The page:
According to Lim, the study touches on two major ideas.

In terms of early life development, recent studies are converging on findings that the maternal gut microbiome is the source of the majority of the infant’s microbiome. So, the expectation is that viruses should likewise follow suit.

However, the study shows that much less of the virome is acquired from the mother as compared to the bacterial microbiome. This means that the rules of life are fundamentally different between bacterial and viral transmissibility at birth.

The impact of delivery route – vaginal compared to cesarean delivery (C-section) – is another area of intense interest with conflicting reports.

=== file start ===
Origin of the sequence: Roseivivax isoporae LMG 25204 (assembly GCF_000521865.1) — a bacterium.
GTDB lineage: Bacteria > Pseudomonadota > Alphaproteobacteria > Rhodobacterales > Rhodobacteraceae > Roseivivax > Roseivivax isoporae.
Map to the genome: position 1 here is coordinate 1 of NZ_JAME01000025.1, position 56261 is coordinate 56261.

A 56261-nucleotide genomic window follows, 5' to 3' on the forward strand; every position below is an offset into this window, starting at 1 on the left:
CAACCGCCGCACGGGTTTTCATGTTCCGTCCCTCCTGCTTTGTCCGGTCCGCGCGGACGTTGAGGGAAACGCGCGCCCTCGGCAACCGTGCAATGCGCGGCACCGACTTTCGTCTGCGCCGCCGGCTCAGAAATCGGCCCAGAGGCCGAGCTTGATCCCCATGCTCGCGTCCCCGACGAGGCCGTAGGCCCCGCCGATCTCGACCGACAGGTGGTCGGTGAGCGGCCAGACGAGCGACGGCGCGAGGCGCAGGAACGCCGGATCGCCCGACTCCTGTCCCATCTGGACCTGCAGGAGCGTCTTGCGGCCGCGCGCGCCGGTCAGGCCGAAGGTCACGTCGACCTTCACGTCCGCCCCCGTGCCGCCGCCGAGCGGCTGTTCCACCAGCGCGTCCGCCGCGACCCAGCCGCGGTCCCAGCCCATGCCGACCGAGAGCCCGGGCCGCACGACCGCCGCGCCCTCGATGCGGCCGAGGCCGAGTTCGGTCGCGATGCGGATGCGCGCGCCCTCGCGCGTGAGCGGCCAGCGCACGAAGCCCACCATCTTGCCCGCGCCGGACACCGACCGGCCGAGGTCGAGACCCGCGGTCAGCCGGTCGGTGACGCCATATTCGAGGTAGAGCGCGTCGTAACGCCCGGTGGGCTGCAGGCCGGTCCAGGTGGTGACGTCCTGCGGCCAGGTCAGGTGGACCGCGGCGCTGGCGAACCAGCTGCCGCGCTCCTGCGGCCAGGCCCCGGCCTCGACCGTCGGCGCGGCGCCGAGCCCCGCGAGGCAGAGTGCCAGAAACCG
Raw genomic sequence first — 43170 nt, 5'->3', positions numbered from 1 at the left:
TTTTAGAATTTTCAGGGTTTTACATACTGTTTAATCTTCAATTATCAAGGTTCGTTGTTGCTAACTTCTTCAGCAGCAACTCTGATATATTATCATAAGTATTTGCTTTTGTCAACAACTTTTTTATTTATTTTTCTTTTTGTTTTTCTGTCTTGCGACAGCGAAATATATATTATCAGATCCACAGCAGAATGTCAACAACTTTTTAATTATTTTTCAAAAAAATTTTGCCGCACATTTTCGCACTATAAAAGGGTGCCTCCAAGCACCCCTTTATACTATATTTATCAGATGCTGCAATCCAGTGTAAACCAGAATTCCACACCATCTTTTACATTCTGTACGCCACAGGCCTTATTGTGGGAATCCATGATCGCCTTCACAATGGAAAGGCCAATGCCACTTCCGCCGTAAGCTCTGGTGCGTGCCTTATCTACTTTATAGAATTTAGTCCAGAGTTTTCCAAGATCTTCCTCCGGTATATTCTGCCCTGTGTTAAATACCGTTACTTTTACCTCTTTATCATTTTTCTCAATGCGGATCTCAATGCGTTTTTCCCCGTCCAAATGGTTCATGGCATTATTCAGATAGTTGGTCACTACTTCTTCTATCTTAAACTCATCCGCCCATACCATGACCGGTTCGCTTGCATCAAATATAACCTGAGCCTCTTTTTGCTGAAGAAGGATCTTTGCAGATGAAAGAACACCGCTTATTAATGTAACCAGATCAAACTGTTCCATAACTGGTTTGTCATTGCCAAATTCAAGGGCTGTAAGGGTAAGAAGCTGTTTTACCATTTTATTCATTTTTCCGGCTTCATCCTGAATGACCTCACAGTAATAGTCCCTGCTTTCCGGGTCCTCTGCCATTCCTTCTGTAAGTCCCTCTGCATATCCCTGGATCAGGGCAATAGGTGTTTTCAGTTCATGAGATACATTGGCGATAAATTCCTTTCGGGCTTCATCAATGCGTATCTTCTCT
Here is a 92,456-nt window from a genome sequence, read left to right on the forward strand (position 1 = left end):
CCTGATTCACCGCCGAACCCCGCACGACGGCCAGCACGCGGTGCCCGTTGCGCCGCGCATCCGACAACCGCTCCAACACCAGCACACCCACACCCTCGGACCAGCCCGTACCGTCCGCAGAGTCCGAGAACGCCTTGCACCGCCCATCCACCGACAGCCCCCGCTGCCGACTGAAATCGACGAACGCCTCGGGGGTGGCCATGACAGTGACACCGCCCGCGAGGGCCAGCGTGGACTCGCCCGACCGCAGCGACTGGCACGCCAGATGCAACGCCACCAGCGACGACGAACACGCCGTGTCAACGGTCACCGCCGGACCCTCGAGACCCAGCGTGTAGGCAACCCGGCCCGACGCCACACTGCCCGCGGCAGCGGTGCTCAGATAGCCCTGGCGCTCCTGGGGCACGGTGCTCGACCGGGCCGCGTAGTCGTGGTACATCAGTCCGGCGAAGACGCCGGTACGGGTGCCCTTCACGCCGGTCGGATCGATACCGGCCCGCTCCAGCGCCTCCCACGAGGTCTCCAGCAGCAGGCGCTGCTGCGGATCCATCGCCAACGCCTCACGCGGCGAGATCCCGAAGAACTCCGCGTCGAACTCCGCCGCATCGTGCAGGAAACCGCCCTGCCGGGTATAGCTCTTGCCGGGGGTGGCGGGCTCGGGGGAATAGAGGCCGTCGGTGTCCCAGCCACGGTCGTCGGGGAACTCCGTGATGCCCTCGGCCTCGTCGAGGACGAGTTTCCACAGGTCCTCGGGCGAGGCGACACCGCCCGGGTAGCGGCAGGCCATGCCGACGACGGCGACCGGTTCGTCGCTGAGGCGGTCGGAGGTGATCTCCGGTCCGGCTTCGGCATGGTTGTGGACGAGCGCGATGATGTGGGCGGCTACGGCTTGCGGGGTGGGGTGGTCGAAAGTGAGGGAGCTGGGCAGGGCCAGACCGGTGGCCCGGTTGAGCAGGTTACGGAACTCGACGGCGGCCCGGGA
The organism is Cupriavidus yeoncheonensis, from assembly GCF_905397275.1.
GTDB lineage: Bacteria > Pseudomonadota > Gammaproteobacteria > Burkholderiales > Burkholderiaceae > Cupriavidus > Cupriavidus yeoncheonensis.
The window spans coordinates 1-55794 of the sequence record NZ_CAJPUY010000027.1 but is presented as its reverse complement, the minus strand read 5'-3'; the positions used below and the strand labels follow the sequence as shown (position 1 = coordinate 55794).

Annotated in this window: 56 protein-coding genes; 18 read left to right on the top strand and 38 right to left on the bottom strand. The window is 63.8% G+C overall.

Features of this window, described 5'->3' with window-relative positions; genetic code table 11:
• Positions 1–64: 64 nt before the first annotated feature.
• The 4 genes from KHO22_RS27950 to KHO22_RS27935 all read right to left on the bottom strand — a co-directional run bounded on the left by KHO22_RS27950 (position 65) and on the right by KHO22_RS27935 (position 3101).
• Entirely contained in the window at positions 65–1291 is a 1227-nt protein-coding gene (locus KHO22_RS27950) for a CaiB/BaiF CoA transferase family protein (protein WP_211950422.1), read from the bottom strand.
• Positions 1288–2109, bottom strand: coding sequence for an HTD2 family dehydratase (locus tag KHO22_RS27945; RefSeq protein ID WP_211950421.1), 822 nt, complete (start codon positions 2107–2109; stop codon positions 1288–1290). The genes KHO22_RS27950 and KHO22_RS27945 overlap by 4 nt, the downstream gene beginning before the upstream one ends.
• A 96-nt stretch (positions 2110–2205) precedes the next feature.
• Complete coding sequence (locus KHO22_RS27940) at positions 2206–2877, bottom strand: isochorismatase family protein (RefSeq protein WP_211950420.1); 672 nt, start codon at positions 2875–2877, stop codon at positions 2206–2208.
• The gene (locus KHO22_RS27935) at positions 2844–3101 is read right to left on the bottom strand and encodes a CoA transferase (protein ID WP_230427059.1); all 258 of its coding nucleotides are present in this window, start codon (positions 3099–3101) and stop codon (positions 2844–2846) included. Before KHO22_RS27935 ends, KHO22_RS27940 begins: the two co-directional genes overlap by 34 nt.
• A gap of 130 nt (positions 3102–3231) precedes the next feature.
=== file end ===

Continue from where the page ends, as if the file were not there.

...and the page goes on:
Newborns delivered through C-section are associated with increased likelihood of asthma, allergies and other immune disorders. The question has been how much of that is due to differences in microbiome acquisition from the mother.

Researchers are seeking to understand how bacteria and viruses are inherited at birth.

Some studies report that the microbiome of infants born from vaginal delivery differed from C-section. Others find that these differences only appear several days after birth or minimal differences. Collectively, this has led to a practice of vaginal seeding* by swabbing a newborn infant with vaginal fluid to transfer vaginal microbes from the mother to the infant.

As a follow-up to this study, Lim is seeking to understand how the mother’s health influences early microbiome transmission and whether the virome impacts neonatal diseases.

*The American College of Obstetricians and Gynecologists does not recommend vaginal seeding outside of an IRB-approved research protocol due to the limited data about safety and efficacy available.

Dianne Price